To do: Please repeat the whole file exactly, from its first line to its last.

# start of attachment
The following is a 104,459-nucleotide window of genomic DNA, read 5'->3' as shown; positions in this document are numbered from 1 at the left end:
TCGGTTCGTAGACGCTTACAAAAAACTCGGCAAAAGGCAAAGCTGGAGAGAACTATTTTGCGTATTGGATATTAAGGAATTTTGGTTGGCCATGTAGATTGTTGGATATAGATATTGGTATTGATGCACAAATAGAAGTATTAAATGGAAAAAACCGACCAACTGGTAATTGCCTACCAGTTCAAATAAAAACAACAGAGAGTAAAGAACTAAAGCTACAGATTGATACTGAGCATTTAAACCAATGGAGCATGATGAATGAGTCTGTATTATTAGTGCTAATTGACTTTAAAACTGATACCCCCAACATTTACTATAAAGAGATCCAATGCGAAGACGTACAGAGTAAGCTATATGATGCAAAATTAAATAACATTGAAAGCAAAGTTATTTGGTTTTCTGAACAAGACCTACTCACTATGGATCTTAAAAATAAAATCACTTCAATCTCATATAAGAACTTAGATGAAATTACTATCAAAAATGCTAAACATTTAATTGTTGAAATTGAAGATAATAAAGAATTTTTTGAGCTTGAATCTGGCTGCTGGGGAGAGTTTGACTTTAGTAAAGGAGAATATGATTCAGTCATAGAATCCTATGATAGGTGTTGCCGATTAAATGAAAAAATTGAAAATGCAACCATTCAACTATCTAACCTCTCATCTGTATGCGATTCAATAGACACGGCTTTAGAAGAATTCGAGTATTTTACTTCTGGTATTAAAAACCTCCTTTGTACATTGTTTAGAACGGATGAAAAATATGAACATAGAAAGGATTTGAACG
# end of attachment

The following is a 104,459-nucleotide window of genomic DNA, read 5'->3' as shown; positions in this document are numbered from 1 at the left end:
TCGGTTCGTAGACGCTTACAAAAAACTCGGCAAAAGGCAAAGCTGGAGAGAACTATTTTGCGTATTGGATATTAAGGAATTTTGGTTGGCCATGTAGATTGTTGGATATAGATATTGGTATTGATGCACAAATAGAAGTATTAAATGGAAAAAACCGACCAACTGGTAATTGCCTACCAGTTCAAATAAAAACAACAGAGAGTAAAGAACTAAAGCTACAGATTGATACTGAGCATTTAAACCAATGGAGCATGATGAATGAGTCTGTATTATTAGTGCTAATTGACTTTAAAACTGATACCCCCAACATTTACTATAAAGAGATCCAATGCGAAGACGTACAGAGTAAGCTATATGATGCAAAATTAAATAACATTGAAAGCAAAGTTATTTGGTTTTCTGAACAAGACCTACTCACTATGGATCTTAAAAATAAAATCACTTCAATCTCATATAAGAACTTAGATGAAATTACTATCAAAAATGCTAAACATTTAATTGTTGAAATTGAAGATAATAAAGAATTTTTTGAGCTTGAATCTGGCTGCTGGGGAGAGTTTGACTTTAGTAAAGGAGAATATGATTCAGTCATAGAATCCTATGATAGGTGTTGCCGATTAAATGAAAAAATTGAAAATGCAACCATTCAACTATCTAACCTCTCATCTGTATGCGATTCAATAGACACGGCTTTAGAAGAATTCGAGTATTTTACTTCTGGTATTAAAAACCTCCTTTGTACATTGTTTAGAACGGATGAAAAATATGAACATAGAAAGGATTTGAACG